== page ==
Evil Ransomware Hiding Inside This - Protect Yourself

Malware spreading through Microsoft Word macros is making a comeback, and an old strain of ransomware has taken advantage of the trend. Locky, a particularly nasty piece of ransomware that has no easy fix, is back, and it’s taking advantage of your favorite word processor. Spotting it is fairly simple, but if you don’t practice commonsense online security, you can kiss your files goodbye — probably forever.

Credit: Pitipat Usanakornkul/Shutterstock

(Image credit: Pitipat Usanakornkul/Shutterstock)

The researchers at Abingdon, England-based security firm Sophos discovered the ransomware making the rounds by email, hidden deep within a string of files, and detailed their findings in a blog post. The website MyOnlineSecurity had a similar warning. Sophos' description referred to “a macro hidden inside a Word document that is in turn nested within a PDF,” all contained within a single malicious email attachment.

MORE: What Is Ransomware and How Can I Protect Myself?

The scam begins with an email with “Receipt” or “Payment Receipt,” followed by a random number, as the subject line. Attached is a PDF documenting your purported purchases that itself contains a prompt to open a document in Microsoft Word. The unsolicited, nonspecific receipt email, the attachment, and the PDF trying to open another program should all raise red flags.

Should you follow the steps anyway, then Microsoft Word will open and prompt you to run macros. This is where the average user could run into trouble: If Word macros are enabled by default, then the Locky ransomware will infect your computer. If not, you’ll get a prompt as to whether or not you want to let a Word macro run. Obviously, you should say no.

While the Locky ransomware is as disastrous as Sophos makes it sound — unlike with some other encrypting ransomware strains, there's no effective decryption tool available — the average user has no fewer than five opportunities to stop it.

First, delete any suspicious emails. Failing that, then at least don’t open any suspicious attachments. Should you disregard that advice, don’t let a PDF launch another application. Even if you’ve gone that far, you can still (probably) disallow Microsoft Word from running macros. As an absolute last line of defense, the Sophos antivirus program will stop this variant Locky from installing on your computer; some other AV programs will as well, but there’s no comprehensive list of which ones just yet.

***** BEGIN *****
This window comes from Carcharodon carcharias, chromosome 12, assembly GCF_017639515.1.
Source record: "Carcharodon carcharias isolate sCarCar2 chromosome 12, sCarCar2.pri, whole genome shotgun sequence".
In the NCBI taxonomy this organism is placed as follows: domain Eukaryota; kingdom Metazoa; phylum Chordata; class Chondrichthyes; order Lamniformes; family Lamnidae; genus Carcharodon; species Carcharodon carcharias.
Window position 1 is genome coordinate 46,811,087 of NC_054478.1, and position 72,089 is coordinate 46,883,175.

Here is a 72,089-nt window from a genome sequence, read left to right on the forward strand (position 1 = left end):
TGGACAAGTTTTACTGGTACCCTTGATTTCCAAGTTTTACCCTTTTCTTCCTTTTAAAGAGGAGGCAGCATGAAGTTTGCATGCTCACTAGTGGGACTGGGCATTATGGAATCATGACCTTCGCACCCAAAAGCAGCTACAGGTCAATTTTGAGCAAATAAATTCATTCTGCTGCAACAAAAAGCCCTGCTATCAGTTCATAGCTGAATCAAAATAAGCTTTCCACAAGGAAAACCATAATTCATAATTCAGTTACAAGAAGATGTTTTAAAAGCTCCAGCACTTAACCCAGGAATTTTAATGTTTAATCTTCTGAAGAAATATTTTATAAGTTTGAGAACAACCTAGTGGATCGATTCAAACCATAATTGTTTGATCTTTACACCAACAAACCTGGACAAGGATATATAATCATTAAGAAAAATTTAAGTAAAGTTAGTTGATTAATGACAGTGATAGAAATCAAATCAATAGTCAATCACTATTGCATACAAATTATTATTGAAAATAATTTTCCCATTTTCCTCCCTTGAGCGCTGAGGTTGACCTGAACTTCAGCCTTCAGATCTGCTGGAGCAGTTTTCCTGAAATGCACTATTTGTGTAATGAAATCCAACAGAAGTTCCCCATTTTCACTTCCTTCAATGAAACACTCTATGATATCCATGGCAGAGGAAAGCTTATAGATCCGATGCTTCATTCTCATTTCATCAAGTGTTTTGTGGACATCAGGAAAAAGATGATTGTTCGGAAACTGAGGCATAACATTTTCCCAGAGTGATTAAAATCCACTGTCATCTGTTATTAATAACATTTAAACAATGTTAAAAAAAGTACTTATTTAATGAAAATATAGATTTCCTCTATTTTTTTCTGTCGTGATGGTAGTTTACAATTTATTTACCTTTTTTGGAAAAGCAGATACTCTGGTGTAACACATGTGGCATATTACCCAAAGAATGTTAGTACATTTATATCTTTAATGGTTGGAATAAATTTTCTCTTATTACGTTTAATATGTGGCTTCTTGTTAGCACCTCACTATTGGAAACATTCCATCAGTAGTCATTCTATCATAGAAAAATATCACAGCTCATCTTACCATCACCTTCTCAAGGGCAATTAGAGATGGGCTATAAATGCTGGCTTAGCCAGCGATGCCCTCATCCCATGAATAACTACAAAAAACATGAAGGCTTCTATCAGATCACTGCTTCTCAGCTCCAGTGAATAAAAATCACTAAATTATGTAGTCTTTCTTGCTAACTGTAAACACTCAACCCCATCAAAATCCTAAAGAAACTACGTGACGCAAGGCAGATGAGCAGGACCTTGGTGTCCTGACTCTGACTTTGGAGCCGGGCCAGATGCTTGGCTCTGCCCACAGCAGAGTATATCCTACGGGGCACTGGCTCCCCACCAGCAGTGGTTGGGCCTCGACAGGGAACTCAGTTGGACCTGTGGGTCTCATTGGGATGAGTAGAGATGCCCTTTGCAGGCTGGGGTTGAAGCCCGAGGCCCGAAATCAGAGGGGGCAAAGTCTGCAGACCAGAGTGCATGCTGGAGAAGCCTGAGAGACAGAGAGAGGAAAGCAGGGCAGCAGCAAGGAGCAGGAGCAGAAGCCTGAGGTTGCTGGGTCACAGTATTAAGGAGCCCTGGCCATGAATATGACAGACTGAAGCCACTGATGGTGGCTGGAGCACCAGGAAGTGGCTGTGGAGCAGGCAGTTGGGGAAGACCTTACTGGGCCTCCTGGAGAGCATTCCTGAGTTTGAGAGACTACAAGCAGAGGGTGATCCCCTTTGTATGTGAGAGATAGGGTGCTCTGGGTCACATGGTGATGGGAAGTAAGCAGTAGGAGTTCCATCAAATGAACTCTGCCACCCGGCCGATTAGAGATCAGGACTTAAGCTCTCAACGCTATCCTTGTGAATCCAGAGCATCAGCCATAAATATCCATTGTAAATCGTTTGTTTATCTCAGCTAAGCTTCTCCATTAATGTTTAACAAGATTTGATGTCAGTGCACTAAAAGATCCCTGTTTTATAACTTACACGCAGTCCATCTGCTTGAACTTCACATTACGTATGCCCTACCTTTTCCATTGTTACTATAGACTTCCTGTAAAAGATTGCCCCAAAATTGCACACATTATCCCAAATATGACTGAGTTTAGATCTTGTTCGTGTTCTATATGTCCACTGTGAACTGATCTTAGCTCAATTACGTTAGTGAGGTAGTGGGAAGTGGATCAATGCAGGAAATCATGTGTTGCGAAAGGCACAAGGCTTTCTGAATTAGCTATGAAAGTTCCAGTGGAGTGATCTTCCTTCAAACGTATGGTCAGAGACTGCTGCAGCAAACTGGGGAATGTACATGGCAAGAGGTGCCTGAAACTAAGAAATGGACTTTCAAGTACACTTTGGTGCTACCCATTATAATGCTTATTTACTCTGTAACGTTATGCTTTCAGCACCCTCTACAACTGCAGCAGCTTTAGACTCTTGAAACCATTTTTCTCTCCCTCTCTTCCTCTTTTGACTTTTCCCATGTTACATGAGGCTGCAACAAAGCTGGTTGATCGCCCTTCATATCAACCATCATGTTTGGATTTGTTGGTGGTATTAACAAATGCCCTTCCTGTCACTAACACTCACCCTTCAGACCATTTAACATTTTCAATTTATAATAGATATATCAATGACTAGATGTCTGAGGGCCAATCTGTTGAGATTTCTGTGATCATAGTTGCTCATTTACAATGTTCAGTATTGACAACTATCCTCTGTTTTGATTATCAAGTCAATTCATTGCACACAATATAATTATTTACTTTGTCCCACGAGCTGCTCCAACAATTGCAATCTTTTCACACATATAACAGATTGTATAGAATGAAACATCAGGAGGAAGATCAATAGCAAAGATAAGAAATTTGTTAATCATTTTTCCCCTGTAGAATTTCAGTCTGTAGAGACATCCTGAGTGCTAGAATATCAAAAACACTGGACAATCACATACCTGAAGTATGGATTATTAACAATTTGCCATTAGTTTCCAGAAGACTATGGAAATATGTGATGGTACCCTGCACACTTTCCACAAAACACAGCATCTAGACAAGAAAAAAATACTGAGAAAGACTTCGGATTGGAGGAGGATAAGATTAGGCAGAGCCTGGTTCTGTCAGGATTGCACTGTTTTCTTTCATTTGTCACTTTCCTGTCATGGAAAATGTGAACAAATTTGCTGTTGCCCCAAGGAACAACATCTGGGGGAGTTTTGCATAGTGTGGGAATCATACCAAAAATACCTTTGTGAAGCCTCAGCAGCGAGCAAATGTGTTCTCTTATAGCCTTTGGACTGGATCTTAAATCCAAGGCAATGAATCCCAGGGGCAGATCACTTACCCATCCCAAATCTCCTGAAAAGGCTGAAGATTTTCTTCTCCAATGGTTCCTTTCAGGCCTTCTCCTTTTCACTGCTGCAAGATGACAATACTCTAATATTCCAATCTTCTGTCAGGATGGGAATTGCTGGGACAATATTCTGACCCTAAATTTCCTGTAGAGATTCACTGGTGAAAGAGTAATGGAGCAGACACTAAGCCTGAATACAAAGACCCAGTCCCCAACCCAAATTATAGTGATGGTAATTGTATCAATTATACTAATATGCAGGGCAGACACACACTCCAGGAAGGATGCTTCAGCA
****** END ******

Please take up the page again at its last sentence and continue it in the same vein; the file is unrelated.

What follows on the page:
If you haven’t tinkered too much with your Microsoft Word settings, you won’t need to worry about the program running macros without permission. Macros are a big security risk, so they're disabled in Word by default. Still, if you want to double-check (or if you’ve enabled macros, and want to disable them), open Microsoft Word, then go to File, Options, Trust Center and then Trust Center Settings, and make sure one of the "disable" settings is checked.

If you’re curious about what Locky does, it’s not pretty, but it’s pretty standard encrypting ransomware. The malware encrypts all of your files in an unreadable .OSIRIS format, then demands money in Bitcoin for a decryption key. In theory, it’s not a good idea to comply with the instructions; not all ransomware distributors keep their word to decrypt the files after payment, and exchanging information with cybercriminals can give them further personal details to leverage against you.

After Locky infects your machine, you can’t do much except wait and hope that security researchers eventually devise a decryption method someday. Back up your data regularly, keep your system patched, run a reliable antivirus program and don’t open strange emails. This won’t prevent 100 percent of cyberattacks, but it will prevent about 99 percent of them, and those are pretty good odds.